By Devin Steele

Serving as president of the ITAA (International Textile and Apparel Association) this year has been rewarding, says Dr. Byoungho “Ellie” Jin, Albert Myers Distinguished Professor in Textile Economics and Management in the Department of Textile and Apparel, Technology and Management (TATM).

“I am so proud to represent the Wilson College of Textiles in this position,” she says. “Being a leader in the ITAA greatly boosts the image of the college, and it allows me to share my knowledge of brand management and marketing to a broad international audience.”

Indeed, Jin, the first president of the 86-year-old association who wasn’t born in the U.S., brings a wealth of experience and expertise to the position. A South Korean native, she has traveled the world studying various markets and has earned numerous best research paper awards, published more than 134 refereed papers and secured approximately $1.6 million in research grants from prestigious sponsors such as the U.S. Department of Agriculture, the U.S. Department of Education and the National Research Foundation of Korea.

The ITAA is a professional, educational association composed of scholars, educators and students in the textile, apparel and merchandising disciplines in higher education. The organization hosted its 2021 Virtual Annual Conference November 3-6, during which time it was announced that Jin and her co-authors won a Paper of Distinction honor for their work, “Consumer religiosity, cosmopolitanism and ethnocentrism in Indonesia: Their impact on global brand preference and purchase intention toward Korean cosmetics.” The paper is a partial result of a research project funded by the National Research Foundation of Korea. She is a multiple-time recipient of the ITAA’s Paper of Distinction.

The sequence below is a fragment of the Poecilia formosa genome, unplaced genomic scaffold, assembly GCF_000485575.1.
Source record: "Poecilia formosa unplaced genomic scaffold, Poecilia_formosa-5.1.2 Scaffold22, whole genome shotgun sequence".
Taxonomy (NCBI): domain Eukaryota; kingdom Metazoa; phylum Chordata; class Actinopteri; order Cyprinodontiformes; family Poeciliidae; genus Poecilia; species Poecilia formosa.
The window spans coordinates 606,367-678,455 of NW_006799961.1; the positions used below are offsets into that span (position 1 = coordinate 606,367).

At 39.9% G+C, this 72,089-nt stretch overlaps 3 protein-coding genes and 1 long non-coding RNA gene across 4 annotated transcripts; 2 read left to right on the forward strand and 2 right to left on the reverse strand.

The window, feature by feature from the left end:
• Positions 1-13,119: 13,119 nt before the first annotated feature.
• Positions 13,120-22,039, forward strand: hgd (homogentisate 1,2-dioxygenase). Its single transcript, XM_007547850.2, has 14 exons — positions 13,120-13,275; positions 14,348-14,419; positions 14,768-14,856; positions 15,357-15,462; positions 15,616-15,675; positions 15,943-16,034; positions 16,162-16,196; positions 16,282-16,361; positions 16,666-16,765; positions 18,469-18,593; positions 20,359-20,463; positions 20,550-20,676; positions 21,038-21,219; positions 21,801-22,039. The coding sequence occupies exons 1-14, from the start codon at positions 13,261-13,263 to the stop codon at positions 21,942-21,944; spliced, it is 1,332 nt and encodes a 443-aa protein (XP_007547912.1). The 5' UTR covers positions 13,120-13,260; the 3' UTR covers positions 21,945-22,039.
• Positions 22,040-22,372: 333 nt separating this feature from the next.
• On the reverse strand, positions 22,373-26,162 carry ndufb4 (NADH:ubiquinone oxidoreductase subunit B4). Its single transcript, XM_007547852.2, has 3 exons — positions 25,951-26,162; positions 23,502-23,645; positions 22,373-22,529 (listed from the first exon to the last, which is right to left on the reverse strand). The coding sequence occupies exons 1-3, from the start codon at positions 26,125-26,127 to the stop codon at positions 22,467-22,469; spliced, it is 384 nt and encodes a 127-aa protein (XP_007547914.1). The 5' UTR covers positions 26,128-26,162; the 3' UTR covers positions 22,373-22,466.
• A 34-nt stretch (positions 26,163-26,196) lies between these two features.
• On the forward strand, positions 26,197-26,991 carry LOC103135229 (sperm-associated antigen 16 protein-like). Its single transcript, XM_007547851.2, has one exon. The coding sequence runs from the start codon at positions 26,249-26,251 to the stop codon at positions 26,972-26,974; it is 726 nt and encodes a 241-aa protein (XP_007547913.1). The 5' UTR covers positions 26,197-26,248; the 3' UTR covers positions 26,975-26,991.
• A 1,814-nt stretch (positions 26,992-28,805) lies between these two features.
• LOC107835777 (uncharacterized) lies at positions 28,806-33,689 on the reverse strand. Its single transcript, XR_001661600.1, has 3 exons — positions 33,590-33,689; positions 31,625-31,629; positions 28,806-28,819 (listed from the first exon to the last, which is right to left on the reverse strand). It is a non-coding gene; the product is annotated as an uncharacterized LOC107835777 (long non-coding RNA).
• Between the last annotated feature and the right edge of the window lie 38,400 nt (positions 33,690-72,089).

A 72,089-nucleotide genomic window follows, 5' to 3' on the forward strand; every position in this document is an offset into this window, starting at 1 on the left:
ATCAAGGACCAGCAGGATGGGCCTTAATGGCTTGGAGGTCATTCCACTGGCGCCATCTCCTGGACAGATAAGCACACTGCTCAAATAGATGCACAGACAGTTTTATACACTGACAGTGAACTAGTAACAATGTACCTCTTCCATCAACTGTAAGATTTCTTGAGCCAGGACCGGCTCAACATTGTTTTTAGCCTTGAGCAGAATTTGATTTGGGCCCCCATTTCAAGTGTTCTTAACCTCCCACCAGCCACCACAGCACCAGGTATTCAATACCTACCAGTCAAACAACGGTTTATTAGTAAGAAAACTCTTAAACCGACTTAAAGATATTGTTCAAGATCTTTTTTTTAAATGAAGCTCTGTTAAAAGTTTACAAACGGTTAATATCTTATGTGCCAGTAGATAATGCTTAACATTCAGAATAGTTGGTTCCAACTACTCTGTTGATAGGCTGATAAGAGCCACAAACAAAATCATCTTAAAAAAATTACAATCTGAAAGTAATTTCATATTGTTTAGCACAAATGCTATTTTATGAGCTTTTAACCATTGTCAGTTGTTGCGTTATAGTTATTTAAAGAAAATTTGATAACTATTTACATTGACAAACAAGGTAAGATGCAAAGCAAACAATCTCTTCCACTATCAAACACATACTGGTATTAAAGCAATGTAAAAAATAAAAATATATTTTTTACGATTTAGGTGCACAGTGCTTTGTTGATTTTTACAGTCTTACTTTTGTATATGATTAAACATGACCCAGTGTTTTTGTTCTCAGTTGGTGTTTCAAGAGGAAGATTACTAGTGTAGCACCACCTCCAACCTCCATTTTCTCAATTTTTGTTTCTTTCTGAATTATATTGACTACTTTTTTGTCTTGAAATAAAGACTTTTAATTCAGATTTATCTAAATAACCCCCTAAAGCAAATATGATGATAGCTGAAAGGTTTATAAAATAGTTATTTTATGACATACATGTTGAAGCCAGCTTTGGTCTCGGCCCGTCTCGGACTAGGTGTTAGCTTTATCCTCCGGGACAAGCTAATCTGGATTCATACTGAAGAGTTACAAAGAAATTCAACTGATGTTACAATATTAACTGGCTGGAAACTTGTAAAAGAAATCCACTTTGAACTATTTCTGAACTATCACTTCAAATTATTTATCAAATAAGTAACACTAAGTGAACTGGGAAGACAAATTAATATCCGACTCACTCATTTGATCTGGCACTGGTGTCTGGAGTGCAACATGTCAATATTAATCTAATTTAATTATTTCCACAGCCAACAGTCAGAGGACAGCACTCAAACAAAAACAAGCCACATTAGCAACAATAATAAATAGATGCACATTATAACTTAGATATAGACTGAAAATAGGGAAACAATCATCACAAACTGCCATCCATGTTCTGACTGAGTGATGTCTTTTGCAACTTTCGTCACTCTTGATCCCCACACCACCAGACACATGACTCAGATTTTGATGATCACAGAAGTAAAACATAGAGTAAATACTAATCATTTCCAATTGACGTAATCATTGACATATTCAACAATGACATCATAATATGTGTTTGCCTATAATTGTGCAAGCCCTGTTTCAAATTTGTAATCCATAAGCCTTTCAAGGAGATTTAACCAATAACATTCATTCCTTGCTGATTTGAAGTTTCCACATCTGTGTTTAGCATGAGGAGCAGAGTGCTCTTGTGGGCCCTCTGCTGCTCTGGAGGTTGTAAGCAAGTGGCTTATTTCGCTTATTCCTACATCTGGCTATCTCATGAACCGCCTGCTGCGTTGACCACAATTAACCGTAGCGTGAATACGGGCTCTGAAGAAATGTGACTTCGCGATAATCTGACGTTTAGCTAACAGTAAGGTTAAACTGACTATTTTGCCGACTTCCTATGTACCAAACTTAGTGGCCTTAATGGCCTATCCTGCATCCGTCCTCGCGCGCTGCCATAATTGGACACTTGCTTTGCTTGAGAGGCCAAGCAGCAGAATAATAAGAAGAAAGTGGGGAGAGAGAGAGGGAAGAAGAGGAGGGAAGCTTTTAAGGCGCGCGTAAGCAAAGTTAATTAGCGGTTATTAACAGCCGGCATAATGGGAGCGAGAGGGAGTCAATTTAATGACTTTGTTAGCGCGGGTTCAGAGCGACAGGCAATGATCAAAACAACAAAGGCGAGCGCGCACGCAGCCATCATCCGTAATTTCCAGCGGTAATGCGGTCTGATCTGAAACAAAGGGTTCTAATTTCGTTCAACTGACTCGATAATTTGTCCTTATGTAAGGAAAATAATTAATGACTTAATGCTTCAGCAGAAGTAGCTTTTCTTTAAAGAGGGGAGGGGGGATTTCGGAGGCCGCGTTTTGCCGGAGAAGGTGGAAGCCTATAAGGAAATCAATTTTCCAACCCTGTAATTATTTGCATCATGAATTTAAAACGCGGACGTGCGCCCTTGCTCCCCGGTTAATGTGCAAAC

In her candidate statement when she was nominated for the ITAA Council, which led to her being elected president her first time on the ballot, she included her goals. Among them was her desire to become more active in engaging the industry and advocating for the association globally, she said.

“I have been reaching out to industry scholars around the world and many international companies because, even though the name says ‘international,’ we want it to be even more international,” she says. “We have many members from Canada, Korea, some Asian countries and South Africa, but we would like to have more European scholars. And I have strongly encouraged people that we need to be more active in reaching our industry through industry collaboration and technology.”

These outreach efforts have been beneficial and have resulted in more than just new members, Jin notes. She contacted Youngone Corp. – a South Korea-based global manufacturer of outdoor and athletic clothing, textiles and footwear for numerous brands – and spoke with its chairman on multiple occasions. The result of those conversations? The company donated the highest cash award ($20,000 USD) to the ITAA in its history.

Jin announced the award and honored the company during her ITAA President’s Address this month. 

“We are so happy for Youngone’s huge generosity,” she said. “This is a tremendous gift that will greatly benefit the ITAA.”